To send content items to your account,
please confirm that you agree to abide by our usage policies.
If this is the first time you use this feature, you will be asked to authorise Cambridge Core to connect with your account.
Find out more about sending content to .
To send content items to your Kindle, first ensure firstname.lastname@example.org
is added to your Approved Personal Document E-mail List under your Personal Document Settings
on the Manage Your Content and Devices page of your Amazon account. Then enter the ‘name’ part
of your Kindle email address below.
Find out more about sending to your Kindle.
Note you can select to send to either the @free.kindle.com or @kindle.com variations.
‘@free.kindle.com’ emails are free but can only be sent to your device when it is connected to wi-fi.
‘@kindle.com’ emails can be delivered even when you are not connected to wi-fi, but note that service fees apply.
Limited research is available on whether participation in healthy food incentive programmes is associated with higher fruit and vegetable intake. The objective of the present study was to determine fruit and vegetable intake among participants in the Produce Plus Program, a farmers’ market-based healthy food incentive programme in Washington, DC, and identify demographic and behavioural factors associated with higher fruit and vegetable intake.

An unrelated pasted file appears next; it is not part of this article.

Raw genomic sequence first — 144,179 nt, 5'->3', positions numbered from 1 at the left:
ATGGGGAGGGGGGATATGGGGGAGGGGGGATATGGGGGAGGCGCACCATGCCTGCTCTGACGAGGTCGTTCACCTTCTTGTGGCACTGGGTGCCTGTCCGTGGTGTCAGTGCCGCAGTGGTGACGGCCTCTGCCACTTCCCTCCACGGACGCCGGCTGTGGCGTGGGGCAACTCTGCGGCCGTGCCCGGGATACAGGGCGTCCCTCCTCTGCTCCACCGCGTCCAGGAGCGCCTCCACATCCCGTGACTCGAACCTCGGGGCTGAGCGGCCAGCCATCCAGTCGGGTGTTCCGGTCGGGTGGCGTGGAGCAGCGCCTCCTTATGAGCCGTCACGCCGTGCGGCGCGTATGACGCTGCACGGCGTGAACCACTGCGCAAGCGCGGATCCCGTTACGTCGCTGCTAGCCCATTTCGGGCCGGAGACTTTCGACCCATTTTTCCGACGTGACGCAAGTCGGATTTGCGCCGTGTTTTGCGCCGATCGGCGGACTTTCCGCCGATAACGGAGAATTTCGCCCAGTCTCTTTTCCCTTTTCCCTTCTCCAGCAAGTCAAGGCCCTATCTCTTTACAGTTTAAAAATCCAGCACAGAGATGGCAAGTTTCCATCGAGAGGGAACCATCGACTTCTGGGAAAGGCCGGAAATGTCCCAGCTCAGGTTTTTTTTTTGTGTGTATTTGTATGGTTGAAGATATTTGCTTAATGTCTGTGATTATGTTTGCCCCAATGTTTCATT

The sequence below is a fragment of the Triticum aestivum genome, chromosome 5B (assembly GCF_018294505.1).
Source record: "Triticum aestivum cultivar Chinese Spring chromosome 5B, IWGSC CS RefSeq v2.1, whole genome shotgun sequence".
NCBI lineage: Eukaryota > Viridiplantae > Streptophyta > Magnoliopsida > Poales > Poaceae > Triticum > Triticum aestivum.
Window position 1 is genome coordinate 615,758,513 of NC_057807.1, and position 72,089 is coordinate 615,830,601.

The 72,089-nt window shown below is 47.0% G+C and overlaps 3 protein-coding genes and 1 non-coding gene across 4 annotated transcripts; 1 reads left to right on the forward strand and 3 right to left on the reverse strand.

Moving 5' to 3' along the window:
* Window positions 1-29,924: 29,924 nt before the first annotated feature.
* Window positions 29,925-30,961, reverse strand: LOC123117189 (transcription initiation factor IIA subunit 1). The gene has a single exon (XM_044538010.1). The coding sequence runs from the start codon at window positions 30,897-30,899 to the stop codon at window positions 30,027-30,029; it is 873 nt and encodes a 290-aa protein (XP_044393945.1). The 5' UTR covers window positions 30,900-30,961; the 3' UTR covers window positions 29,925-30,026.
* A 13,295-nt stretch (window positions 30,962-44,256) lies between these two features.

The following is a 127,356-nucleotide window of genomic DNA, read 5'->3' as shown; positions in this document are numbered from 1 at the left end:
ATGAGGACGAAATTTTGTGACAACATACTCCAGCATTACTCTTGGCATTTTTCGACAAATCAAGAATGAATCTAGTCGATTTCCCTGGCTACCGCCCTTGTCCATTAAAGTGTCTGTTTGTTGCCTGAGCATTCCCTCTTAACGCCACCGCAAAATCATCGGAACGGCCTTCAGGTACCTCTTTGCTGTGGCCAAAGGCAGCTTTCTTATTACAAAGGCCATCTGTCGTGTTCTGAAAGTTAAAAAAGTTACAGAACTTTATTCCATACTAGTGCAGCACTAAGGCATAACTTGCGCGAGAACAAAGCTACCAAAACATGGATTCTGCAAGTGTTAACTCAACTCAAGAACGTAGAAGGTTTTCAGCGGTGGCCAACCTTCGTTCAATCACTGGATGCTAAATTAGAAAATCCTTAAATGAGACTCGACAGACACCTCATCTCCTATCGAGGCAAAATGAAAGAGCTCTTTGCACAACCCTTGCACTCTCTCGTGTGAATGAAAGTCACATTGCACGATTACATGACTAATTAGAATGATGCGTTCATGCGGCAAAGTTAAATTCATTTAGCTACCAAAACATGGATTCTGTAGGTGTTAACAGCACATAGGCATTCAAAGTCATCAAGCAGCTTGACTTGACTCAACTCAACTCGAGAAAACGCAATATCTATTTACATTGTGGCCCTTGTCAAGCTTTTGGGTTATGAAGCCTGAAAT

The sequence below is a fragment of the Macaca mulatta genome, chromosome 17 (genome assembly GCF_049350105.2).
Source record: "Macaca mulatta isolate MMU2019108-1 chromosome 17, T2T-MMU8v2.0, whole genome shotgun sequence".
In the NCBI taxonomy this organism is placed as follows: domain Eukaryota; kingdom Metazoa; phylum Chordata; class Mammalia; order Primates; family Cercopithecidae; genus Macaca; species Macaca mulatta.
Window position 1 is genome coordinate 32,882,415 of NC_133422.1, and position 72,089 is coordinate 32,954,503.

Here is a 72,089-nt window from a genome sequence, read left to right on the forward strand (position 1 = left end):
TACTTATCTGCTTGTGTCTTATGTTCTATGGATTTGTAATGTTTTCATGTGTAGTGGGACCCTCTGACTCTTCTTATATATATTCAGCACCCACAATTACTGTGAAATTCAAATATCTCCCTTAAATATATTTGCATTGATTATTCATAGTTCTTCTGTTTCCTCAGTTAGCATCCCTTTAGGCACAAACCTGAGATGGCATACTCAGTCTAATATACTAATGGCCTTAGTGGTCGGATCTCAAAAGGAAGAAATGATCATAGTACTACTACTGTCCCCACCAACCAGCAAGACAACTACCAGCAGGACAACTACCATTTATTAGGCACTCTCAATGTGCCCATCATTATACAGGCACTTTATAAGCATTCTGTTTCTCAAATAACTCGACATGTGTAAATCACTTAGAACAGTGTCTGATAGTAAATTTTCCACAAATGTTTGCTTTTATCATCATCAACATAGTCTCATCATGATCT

Using a cross-sectional survey, programme participants were interviewed at markets across DC between June and September 2015. Questions included the Behavioral Risk Factor Surveillance System (BRFSS) fruit and vegetable module. Fruit and vegetable intake among 2013 DC BRFSS participants reporting annual household incomes of ≤$US 35 000 was calculated for context.
Washington, DC, USA.
Participants (n 288) in the Produce Plus Program.
On average, participants reported consuming both fruits (interquartile range: 1·0–3·0) and vegetables (interquartile range: 1·3–3·5) two times/d. Participants who reported eating home-cooked meals ≥3 times/week also reported higher median fruit (2·0 v. 0·8) and vegetable (2·3 v. 1·3) intake compared with those eating home-cooked meals less frequently. No statistically significant differences in reported median fruit or vegetable intake were observed over the course of the farmers’ market (June v. August/September) season.